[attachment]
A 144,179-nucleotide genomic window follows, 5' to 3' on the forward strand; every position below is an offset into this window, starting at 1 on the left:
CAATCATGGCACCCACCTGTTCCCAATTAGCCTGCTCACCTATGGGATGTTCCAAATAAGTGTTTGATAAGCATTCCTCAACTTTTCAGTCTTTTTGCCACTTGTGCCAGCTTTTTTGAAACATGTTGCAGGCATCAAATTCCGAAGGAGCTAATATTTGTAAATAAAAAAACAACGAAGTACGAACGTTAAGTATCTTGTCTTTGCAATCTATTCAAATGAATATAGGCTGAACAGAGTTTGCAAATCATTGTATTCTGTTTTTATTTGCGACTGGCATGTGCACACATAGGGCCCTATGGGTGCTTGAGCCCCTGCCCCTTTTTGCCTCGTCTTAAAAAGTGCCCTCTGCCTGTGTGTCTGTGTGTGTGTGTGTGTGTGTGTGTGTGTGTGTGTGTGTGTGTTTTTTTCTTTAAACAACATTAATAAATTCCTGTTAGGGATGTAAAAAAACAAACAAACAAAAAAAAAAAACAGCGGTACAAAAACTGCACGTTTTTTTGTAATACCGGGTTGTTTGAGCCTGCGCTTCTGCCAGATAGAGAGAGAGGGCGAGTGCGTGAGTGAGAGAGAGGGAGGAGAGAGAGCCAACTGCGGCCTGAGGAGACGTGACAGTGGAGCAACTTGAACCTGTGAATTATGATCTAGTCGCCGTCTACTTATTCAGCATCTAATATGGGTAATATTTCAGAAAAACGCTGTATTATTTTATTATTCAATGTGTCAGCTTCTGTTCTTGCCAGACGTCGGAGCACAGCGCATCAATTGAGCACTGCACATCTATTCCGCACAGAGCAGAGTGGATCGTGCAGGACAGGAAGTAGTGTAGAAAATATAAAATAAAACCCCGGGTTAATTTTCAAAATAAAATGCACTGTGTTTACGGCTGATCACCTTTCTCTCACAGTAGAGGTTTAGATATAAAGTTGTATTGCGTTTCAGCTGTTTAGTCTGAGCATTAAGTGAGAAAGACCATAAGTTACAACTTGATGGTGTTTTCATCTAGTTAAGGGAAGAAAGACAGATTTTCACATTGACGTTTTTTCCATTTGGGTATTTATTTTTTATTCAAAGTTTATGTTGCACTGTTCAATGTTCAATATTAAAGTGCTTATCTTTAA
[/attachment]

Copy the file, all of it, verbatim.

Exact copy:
A 144,179-nucleotide genomic window follows, 5' to 3' on the forward strand; every position below is an offset into this window, starting at 1 on the left:
CAATCATGGCACCCACCTGTTCCCAATTAGCCTGCTCACCTATGGGATGTTCCAAATAAGTGTTTGATAAGCATTCCTCAACTTTTCAGTCTTTTTGCCACTTGTGCCAGCTTTTTTGAAACATGTTGCAGGCATCAAATTCCGAAGGAGCTAATATTTGTAAATAAAAAAACAACGAAGTACGAACGTTAAGTATCTTGTCTTTGCAATCTATTCAAATGAATATAGGCTGAACAGAGTTTGCAAATCATTGTATTCTGTTTTTATTTGCGACTGGCATGTGCACACATAGGGCCCTATGGGTGCTTGAGCCCCTGCCCCTTTTTGCCTCGTCTTAAAAAGTGCCCTCTGCCTGTGTGTCTGTGTGTGTGTGTGTGTGTGTGTGTGTGTGTGTGTGTGTGTGTTTTTTTCTTTAAACAACATTAATAAATTCCTGTTAGGGATGTAAAAAAACAAACAAACAAAAAAAAAAAACAGCGGTACAAAAACTGCACGTTTTTTTGTAATACCGGGTTGTTTGAGCCTGCGCTTCTGCCAGATAGAGAGAGAGGGCGAGTGCGTGAGTGAGAGAGAGGGAGGAGAGAGAGCCAACTGCGGCCTGAGGAGACGTGACAGTGGAGCAACTTGAACCTGTGAATTATGATCTAGTCGCCGTCTACTTATTCAGCATCTAATATGGGTAATATTTCAGAAAAACGCTGTATTATTTTATTATTCAATGTGTCAGCTTCTGTTCTTGCCAGACGTCGGAGCACAGCGCATCAATTGAGCACTGCACATCTATTCCGCACAGAGCAGAGTGGATCGTGCAGGACAGGAAGTAGTGTAGAAAATATAAAATAAAACCCCGGGTTAATTTTCAAAATAAAATGCACTGTGTTTACGGCTGATCACCTTTCTCTCACAGTAGAGGTTTAGATATAAAGTTGTATTGCGTTTCAGCTGTTTAGTCTGAGCATTAAGTGAGAAAGACCATAAGTTACAACTTGATGGTGTTTTCATCTAGTTAAGGGAAGAAAGACAGATTTTCACATTGACGTTTTTTCCATTTGGGTATTTATTTTTTATTCAAAGTTTATGTTGCACTGTTCAATGTTCAATATTAAAGTGCTTATCTTTAA